By Carl HoweToday, Hewlett-Packard (HPQ) announced (WSJ piece - sub. req.) that Patricia Dunn is stepping down as the Chairman of the board in January and that current CEO Mark Hurd will take her place. HP is taking these actions in response to the recent disclosure that Dunn asked for phone records of board members to find out who was leaking company information to the press. Those phone records were obtained through a third-party agency that used "pretexting" (falsifying their identities) to obtain those records.
With CEO Mark Hurd taking over the Chairman position, the story's over, right? Certainly the majority of analysts cited in the Wall Street Journal (sub. req.) think so. They are so wrong. This is a public relations and business disaster that's just getting started.
Think about this from the point of view of a possible HP customer, say, a large multinational bank that is interested in having HP provide them with hardware and services for their data centers for the next three to five years. But now they hear that the chairman of the board can't really distinguish the bright line between staunching a leak and breaking the law? And not only that, the FBI AND Congress are now investigating the firm for criminal violations? And the person who did this isn't even fired, but kept on as a member of the board?!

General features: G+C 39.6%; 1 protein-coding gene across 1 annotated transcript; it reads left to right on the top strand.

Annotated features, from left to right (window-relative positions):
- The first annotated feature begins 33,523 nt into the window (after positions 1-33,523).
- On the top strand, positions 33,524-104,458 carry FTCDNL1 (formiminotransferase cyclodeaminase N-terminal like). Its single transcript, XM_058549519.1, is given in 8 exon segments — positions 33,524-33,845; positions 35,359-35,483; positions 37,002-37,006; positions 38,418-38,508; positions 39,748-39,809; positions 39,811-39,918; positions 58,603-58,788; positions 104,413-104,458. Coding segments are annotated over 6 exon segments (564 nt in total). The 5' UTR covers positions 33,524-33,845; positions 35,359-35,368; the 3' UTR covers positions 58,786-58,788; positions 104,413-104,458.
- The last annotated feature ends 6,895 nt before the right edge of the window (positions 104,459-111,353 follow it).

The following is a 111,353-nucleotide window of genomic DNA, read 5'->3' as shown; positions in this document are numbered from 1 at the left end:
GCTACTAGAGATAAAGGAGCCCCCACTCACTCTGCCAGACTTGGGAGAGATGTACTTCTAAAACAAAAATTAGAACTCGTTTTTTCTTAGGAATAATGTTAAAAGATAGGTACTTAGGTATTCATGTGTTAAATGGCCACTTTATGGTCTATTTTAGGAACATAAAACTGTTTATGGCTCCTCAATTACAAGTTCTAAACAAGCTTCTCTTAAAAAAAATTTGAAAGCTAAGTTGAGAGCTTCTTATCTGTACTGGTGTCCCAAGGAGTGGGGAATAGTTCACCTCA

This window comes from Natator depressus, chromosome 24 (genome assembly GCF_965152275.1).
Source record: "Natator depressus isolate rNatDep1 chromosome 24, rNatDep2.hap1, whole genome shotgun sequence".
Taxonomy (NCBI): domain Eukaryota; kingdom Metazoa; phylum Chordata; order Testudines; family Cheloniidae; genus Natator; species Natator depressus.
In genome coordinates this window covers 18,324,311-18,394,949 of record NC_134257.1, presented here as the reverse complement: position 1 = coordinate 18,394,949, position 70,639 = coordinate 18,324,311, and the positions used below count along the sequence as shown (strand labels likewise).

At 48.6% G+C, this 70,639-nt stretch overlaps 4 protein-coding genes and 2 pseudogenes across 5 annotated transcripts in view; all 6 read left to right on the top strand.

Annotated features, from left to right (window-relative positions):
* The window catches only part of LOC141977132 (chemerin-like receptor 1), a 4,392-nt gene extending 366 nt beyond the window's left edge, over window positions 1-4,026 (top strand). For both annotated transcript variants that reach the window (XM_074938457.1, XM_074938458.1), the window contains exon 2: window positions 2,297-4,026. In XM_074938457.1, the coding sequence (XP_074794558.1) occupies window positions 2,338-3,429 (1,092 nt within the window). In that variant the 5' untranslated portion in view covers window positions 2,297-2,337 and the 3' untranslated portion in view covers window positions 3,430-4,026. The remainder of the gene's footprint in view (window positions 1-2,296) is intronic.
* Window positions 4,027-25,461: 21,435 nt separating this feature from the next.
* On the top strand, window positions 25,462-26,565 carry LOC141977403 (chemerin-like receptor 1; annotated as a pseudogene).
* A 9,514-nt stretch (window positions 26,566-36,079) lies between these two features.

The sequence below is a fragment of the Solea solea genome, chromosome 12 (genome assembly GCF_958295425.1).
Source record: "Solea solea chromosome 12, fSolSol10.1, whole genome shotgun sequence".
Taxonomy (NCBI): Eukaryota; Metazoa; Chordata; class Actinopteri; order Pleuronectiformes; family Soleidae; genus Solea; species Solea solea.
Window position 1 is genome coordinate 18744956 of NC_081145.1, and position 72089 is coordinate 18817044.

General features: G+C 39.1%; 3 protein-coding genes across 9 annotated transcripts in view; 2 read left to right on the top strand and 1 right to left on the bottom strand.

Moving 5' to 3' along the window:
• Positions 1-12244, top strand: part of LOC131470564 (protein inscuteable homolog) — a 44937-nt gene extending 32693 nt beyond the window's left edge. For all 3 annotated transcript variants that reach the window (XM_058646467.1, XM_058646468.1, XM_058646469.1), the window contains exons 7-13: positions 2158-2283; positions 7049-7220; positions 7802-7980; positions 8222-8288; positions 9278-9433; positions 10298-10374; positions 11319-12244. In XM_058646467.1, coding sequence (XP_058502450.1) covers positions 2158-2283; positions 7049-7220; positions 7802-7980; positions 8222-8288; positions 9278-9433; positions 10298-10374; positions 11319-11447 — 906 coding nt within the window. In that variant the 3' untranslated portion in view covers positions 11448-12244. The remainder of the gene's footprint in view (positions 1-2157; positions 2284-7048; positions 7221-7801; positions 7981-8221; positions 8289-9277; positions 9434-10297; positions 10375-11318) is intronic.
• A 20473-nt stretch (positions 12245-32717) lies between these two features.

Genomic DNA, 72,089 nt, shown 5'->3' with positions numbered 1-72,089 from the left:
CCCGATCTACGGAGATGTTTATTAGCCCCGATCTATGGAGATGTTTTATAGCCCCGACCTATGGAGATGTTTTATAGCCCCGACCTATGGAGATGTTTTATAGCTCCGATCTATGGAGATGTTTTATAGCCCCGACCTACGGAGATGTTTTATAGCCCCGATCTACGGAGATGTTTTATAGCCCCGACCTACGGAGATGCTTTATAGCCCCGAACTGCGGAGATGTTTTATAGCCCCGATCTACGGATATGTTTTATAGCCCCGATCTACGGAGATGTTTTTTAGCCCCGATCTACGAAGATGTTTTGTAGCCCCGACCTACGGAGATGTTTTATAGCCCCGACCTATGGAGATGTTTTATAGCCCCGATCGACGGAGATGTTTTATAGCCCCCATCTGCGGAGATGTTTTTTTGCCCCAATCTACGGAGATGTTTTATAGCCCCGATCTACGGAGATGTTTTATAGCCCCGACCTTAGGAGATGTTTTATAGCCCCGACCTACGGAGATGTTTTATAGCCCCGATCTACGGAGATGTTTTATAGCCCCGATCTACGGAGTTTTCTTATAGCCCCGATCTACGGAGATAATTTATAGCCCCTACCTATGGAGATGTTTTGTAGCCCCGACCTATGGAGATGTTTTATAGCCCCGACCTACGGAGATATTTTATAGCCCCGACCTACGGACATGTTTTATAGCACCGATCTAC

This type of publicity generates a clear response on the part of prospects and customers: An immediate reflex to look up the number of the nearest IBM or Sun salesperson. And despite all the good will that Mark Hurd has generated on Wall Street, losing customers is the surest way to put the stock back onto life support.
Earlier today, Mark Hurd said, "I am taking action to ensure that inappropriate investigative techniques will not be employed again. They have no place in HP." And that's right. The founders of HP, Bill Hewlett and David Packard, never would have stood for this. The surprising thing is that even today, someone at HP thinks that a person who used those techniques should stay in a governing and fiduciary role at the company. Though people at HP will try to forget about this crisis, I doubt Congress, the FBI, or serious customers will forget about it for a long time to come.
HPQ 1-yr chart:
Full disclosure: I have no positions in HP stocks or derivatives.